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BIFF21 REVIEW: Life After You [2022]

I’m glad we can talk about anything. There’s a moment at the beginning of Sarah T Schwab‘s adaptation of Life After You that tells you all you need to know about the central mother/son relationship of the story. Linda (co-writer Florencia Lozano) finds Danny (Jake Ryan Lozano) smoking outside after just having cleaned up the mess he and a friend left behind in the living room the night before. She takes a shot at the friend’s mother, he smiles. She tells him that she’s glad they tell each other everything…

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BIFF21 REVIEW: Bad Attitude: The Art of Spain Rodriguez [2021]

I have faith in the revolution. It’s easy to pick out two of the talking heads in Susan Stern‘s documentary about her husband Spain Rodriguez entitled Bad Attitude: The Art of Spain Rodriguez. Robert Crumb, the artist behind Fritz the Cat, has his own documentary (from Terry Zwigoff) in the Criterion Collection and Art Spiegelman, the artist behind Maus, has the only Pulitzer ever awarded to a graphic novel. To someone like me who has never really delved into the world of underground comix, it takes those touchstones of mainstream…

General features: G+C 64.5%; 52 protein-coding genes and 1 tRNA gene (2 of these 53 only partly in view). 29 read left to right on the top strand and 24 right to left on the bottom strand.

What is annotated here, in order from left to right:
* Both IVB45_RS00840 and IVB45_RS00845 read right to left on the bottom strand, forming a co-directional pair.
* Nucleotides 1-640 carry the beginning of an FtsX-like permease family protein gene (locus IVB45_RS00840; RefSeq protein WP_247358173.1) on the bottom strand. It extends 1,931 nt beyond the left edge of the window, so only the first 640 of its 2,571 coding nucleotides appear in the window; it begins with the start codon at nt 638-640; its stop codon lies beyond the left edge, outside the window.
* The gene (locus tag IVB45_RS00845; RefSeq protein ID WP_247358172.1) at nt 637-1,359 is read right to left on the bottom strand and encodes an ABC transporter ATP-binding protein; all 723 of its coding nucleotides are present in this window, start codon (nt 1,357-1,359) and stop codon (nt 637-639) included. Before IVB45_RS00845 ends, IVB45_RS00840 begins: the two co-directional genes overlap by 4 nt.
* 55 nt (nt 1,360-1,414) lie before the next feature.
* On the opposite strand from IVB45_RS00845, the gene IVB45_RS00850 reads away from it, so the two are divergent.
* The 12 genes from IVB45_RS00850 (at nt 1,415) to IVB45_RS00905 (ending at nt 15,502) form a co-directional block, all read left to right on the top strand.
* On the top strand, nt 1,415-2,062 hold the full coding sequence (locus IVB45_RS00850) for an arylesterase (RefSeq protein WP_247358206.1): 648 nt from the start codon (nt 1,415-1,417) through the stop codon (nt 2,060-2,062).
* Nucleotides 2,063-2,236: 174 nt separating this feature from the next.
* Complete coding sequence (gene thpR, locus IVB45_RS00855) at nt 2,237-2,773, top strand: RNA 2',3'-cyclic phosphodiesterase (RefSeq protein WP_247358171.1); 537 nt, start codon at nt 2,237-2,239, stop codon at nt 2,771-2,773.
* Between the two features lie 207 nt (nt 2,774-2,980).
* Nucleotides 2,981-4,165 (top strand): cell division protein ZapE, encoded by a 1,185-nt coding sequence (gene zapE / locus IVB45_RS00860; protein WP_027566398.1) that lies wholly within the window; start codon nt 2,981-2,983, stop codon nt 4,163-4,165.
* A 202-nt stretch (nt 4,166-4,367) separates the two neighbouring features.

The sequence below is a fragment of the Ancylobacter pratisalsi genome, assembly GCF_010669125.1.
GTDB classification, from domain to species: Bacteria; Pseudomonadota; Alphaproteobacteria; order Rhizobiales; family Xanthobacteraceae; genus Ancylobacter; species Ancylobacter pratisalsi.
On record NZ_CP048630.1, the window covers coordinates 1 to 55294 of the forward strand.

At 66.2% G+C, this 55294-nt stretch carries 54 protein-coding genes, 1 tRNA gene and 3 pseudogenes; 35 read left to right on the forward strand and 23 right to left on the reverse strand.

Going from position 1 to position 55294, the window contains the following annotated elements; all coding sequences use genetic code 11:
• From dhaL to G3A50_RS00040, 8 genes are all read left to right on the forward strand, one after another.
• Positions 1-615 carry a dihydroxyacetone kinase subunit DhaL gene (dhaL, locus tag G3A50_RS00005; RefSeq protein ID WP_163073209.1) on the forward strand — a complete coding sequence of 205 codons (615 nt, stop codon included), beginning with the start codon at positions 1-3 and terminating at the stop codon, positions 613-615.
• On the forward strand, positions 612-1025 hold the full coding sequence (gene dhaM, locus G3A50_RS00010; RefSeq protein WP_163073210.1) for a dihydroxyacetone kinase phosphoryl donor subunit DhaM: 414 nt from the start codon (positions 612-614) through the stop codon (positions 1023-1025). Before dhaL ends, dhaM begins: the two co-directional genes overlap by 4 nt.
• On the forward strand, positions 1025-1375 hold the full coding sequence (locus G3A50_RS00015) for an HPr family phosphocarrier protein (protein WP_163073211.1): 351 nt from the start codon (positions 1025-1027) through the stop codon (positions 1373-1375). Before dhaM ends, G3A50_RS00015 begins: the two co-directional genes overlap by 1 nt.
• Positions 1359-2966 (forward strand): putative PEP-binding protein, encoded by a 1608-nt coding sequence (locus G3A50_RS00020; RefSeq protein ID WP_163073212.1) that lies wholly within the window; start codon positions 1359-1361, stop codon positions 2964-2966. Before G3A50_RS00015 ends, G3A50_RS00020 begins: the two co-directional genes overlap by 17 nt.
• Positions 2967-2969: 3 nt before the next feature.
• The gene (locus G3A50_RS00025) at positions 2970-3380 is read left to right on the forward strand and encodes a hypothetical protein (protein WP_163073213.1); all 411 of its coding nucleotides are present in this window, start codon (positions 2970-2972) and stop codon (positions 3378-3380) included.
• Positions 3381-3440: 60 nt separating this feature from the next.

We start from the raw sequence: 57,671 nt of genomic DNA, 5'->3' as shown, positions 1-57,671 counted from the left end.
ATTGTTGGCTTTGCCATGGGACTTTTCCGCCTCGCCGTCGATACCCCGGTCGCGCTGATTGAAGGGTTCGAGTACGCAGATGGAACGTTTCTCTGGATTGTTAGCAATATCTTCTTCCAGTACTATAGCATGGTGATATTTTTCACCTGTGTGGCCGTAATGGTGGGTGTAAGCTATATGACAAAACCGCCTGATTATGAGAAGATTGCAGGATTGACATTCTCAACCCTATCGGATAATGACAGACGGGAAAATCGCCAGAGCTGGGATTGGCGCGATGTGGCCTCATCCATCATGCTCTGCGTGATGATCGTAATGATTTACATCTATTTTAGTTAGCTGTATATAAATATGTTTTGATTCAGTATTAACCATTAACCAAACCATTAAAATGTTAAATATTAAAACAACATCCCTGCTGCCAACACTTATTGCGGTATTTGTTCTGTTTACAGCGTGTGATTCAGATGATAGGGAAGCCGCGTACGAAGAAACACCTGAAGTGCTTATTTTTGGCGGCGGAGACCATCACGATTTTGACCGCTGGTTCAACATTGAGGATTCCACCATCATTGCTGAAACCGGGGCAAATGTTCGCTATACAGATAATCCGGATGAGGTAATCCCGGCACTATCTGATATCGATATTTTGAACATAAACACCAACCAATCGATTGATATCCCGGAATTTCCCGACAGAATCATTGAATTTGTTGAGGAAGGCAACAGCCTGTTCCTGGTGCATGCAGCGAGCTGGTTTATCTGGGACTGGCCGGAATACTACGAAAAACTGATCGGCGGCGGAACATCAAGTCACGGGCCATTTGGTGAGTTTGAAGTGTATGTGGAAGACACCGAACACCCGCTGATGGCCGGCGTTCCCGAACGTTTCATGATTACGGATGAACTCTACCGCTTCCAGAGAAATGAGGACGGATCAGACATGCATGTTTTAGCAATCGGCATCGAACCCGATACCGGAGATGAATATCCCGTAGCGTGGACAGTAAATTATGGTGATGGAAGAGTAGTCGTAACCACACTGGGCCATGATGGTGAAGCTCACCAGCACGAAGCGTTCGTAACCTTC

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BIFF21 REVIEW: We Burn Like This [2021]

None of this has ever gone away. Even though she had just experienced the racial abuse of a redneck throwing a glass bottle at her Native American roommate Chrissy B. (Devery Jacobs) before screaming, “Go back to your country!”, Rae (Madeleine Coghlan) doesn’t quite believe she might have been targeted herself upon finding an anti-Semitic flyer in their door handle. She wonders aloud how such hatred could still exist in America, completely missing the correlation to what happened the other night. And it’s understandable. Those of us who have gone…